#GoodNewsCymru | Social enterprise

West Wales costal community helping to fortify the future of a local maritime icon

Dilys Burrnell and committed group of volunteers in Pembroke Dock have set their sights on bringing the Front Street Gun Tower into the hands of the community through Pembroke Dock Community Assets Limited.

By Ben Bostock · July 24, 2020

See this page in: Cymraeg

Pembroke Dock Community Assets Limited sprung up out of a crisis. We’d heard informally that a local historic building close to many people’s hearts, the Front Street Gun Tower, was going to be put into a public auction. It’s part of the fabric of the town’s history and is the image you see when you Google our town! So, we pulled out all the stops, talked and talked and talked, and eventually managed to persuade the County Council to first take the building out of an upcoming auction, and finally, 9 months later, they got in touch to confirm that the building would be considered for a Community Asset Transfer under a newly adopted, much improved, Community Asset Transfer policy.

"The community really got behind the campaign to keep the tower in community ownership, with many, many people signing the petition or registering their interest in community shares to help us buy the building."

Dilys Burrnell, Pembroke Dock Community Assets Limited

We’ve achieved a lot as a small, tight group of people, with vocal community support. We’ve held well-supported public events, collected online and paper petitions with more than 1,000 signatures and had offers of support from across the world. We’ve learnt so much, on such a steep learning curve, and set up a brand new organisation that can hopefully develop to become a central organisation in our town.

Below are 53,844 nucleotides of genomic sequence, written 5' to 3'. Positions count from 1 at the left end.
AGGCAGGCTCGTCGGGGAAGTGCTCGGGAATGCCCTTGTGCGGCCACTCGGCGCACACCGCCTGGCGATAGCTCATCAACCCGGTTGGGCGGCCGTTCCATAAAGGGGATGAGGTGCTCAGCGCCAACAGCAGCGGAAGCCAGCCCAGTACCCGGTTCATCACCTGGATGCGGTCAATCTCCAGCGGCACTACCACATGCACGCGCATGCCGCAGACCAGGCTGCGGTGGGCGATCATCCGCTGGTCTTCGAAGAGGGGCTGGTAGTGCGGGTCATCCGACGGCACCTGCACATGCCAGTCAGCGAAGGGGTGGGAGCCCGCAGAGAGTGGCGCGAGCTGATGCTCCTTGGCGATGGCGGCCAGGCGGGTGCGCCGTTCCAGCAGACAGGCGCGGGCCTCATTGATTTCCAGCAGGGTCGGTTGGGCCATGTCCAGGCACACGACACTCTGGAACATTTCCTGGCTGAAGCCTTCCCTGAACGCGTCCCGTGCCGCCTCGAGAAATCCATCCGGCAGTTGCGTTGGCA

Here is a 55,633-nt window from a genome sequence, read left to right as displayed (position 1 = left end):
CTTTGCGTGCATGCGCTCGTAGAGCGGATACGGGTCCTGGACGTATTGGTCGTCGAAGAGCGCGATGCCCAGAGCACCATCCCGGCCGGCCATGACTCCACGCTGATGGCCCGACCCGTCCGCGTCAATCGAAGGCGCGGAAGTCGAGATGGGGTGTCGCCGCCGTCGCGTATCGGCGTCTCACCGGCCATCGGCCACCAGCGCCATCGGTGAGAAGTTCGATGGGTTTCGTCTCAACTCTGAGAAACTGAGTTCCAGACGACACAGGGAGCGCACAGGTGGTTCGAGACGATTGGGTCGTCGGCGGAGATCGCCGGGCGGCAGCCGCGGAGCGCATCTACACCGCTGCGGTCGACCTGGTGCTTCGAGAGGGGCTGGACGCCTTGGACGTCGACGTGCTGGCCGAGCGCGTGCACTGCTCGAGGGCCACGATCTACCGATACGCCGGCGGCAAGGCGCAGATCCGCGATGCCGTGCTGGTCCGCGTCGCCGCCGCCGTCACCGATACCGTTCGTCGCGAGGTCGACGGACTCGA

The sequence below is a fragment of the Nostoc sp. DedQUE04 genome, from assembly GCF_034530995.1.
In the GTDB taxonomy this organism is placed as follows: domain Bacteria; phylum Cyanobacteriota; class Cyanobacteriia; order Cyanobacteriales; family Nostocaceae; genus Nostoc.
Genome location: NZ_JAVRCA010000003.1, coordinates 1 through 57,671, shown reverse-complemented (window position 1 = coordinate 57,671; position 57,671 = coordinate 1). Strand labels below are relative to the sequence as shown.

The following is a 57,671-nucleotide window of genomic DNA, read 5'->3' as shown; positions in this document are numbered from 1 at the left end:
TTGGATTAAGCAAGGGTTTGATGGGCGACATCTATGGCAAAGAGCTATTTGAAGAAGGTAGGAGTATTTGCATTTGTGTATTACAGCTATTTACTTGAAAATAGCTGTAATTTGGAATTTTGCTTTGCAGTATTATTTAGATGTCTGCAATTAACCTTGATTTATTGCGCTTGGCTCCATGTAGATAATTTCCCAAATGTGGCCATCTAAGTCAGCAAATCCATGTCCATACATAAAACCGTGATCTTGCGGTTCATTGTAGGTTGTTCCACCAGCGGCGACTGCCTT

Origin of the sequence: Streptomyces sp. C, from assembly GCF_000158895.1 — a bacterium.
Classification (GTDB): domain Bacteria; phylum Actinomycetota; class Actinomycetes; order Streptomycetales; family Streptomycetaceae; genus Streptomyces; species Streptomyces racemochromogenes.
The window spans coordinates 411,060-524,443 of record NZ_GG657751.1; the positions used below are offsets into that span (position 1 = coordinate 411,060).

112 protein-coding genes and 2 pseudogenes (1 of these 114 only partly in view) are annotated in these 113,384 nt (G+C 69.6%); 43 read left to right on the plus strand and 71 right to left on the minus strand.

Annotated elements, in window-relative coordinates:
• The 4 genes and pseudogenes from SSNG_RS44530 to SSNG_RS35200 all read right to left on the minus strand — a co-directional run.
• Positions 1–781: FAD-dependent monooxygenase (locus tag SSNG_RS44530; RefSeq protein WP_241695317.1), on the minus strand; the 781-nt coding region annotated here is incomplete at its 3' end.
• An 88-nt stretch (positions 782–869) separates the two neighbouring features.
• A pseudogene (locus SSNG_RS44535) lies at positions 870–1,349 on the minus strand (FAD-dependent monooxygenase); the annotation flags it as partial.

A major challenge has been time. We’re all busy people. We have also had to convince the Council and others we have the right skills and experience to take on the complicated and expensive commitment to maintain the building. Also, working to some crazy timescales and deadlines, with what sometimes felt like constantly changing goal posts and competing private sector interest. Obviously, the next big challenge for us will be adapting our plans to the ‘new normal’, being a project-based on tourism we will need to make some big changes. We also need to work on bringing a wider group of people and volunteers on board to help us further develop and deliver our vision.

So many people have helped us along the way, from the pub across the way offering to help with cleaning and painting, to people with loads of experience in community asset transfers or historic buildings to people from across the world getting in touch to see how they can help – it’s been amazing to see what we can achieve together. A huge big up also needs to go out to the County Council’s decision makers for listening to our community and adapting their plans when challenged.

So far, we’ve only had an initial meeting with Social Business Wales New Start, but we’re hoping that we can get some good support with developing our detailed business plan over the Autumn and Winter. The networking sessions have also been great for meeting supportive and like-minded people from across the country, which is certainly one of the benefits of more online working!

My one message for anyone looking at a similar project or generally working in the social enterprise sector right now would be not to try to do everything at once and by yourself, take one step at a time and reach out for help!

Find out more about the campaign on the ‘Save the Front Street Gun Tower’ Facebook page.

 


Dilys is one of the social entrepreneurs who have attended the ‘Start up with a cuppa’ mutual peer support sessions where people from start-up social enterprises in Wales can meet and discuss ideas, best practice and future collaborations with each other. You can sign up for the July mutual support sessions here. See you there!

Pembroke Dock Community Assets has received business consultancy support and advice from Social Business Wales New Start, funded by the European Regional Development Fund and delivered by the Wales Co-operative Centre.

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